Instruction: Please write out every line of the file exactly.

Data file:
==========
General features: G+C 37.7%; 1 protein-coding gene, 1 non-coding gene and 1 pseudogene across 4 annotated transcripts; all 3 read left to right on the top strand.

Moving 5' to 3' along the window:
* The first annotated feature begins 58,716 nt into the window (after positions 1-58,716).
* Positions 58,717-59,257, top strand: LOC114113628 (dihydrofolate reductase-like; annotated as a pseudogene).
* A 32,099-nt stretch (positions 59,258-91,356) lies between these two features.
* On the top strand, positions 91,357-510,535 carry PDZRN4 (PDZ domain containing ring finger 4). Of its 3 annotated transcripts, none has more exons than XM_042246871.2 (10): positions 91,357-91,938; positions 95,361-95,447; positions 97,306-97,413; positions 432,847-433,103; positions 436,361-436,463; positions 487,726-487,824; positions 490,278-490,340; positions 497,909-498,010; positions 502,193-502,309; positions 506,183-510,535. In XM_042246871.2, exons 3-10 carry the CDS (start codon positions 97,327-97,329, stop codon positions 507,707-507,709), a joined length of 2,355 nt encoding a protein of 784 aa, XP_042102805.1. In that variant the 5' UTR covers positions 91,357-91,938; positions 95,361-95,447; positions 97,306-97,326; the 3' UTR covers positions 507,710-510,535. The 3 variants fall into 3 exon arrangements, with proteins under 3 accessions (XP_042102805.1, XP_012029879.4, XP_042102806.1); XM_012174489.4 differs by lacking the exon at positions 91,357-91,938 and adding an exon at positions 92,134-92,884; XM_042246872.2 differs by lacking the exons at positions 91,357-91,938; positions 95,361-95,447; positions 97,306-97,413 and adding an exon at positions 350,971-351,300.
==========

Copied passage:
General features: G+C 37.7%; 1 protein-coding gene, 1 non-coding gene and 1 pseudogene across 4 annotated transcripts; all 3 read left to right on the top strand.

Moving 5' to 3' along the window:
* The first annotated feature begins 58,716 nt into the window (after positions 1-58,716).
* Positions 58,717-59,257, top strand: LOC114113628 (dihydrofolate reductase-like; annotated as a pseudogene).
* A 32,099-nt stretch (positions 59,258-91,356) lies between these two features.
* On the top strand, positions 91,357-510,535 carry PDZRN4 (PDZ domain containing ring finger 4). Of its 3 annotated transcripts, none has more exons than XM_042246871.2 (10): positions 91,357-91,938; positions 95,361-95,447; positions 97,306-97,413; positions 432,847-433,103; positions 436,361-436,463; positions 487,726-487,824; positions 490,278-490,340; positions 497,909-498,010; positions 502,193-502,309; positions 506,183-510,535. In XM_042246871.2, exons 3-10 carry the CDS (start codon positions 97,327-97,329, stop codon positions 507,707-507,709), a joined length of 2,355 nt encoding a protein of 784 aa, XP_042102805.1. In that variant the 5' UTR covers positions 91,357-91,938; positions 95,361-95,447; positions 97,306-97,326; the 3' UTR covers positions 507,710-510,535. The 3 variants fall into 3 exon arrangements, with proteins under 3 accessions (XP_042102805.1, XP_012029879.4, XP_042102806.1); XM_012174489.4 differs by lacking the exon at positions 91,357-91,938 and adding an exon at positions 92,134-92,884; XM_042246872.2 differs by lacking the exons at positions 91,357-91,938; positions 95,361-95,447; positions 97,306-97,413 and adding an exon at positions 350,971-351,300.